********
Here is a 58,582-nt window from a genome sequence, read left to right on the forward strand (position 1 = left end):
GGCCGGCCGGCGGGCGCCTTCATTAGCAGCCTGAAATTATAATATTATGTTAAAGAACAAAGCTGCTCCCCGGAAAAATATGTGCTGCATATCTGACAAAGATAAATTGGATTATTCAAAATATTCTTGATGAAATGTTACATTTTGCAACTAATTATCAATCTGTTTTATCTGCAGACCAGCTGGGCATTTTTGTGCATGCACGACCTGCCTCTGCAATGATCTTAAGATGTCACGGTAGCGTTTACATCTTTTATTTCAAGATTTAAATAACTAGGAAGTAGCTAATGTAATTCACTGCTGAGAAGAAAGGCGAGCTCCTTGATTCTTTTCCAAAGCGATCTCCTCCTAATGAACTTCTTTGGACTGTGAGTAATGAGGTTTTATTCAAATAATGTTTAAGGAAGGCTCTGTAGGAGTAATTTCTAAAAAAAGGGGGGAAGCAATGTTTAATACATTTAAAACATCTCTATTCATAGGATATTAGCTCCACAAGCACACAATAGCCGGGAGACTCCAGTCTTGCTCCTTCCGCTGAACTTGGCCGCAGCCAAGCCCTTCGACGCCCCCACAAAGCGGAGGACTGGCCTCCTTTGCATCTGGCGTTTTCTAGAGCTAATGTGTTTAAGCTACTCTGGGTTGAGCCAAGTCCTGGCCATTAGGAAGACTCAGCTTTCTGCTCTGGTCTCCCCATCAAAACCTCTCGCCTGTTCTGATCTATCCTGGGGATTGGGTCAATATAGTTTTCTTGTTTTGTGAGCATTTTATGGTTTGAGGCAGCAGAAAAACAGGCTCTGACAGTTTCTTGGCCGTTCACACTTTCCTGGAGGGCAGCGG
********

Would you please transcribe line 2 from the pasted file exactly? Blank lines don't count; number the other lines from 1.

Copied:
GGCCGGCCGGCGGGCGCCTTCATTAGCAGCCTGAAATTATAATATTATGTTAAAGAACAAAGCTGCTCCCCGGAAAAATATGTGCTGCATATCTGACAAAGATAAATTGGATTATTCAAAATATTCTTGATGAAATGTTACATTTTGCAACTAATTATCAATCTGTTTTATCTGCAGACCAGCTGGGCATTTTTGTGCATGCACGACCTGCCTCTGCAATGATCTTAAGATGTCACGGTAGCGTTTACATCTTTTATTTCAAGATTTAAATAACTAGGAAGTAGCTAATGTAATTCACTGCTGAGAAGAAAGGCGAGCTCCTTGATTCTTTTCCAAAGCGATCTCCTCCTAATGAACTTCTTTGGACTGTGAGTAATGAGGTTTTATTCAAATAATGTTTAAGGAAGGCTCTGTAGGAGTAATTTCTAAAAAAAGGGGGGAAGCAATGTTTAATACATTTAAAACATCTCTATTCATAGGATATTAGCTCCACAAGCACACAATAGCCGGGAGACTCCAGTCTTGCTCCTTCCGCTGAACTTGGCCGCAGCCAAGCCCTTCGACGCCCCCACAAAGCGGAGGACTGGCCTCCTTTGCATCTGGCGTTTTCTAGAGCTAATGTGTTTAAGCTACTCTGGGTTGAGCCAAGTCCTGGCCATTAGGAAGACTCAGCTTTCTGCTCTGGTCTCCCCATCAAAACCTCTCGCCTGTTCTGATCTATCCTGGGGATTGGGTCAATATAGTTTTCTTGTTTTGTGAGCATTTTATGGTTTGAGGCAGCAGAAAAACAGGCTCTGACAGTTTCTTGGCCGTTCACACTTTCCTGGAGGGCAGCGG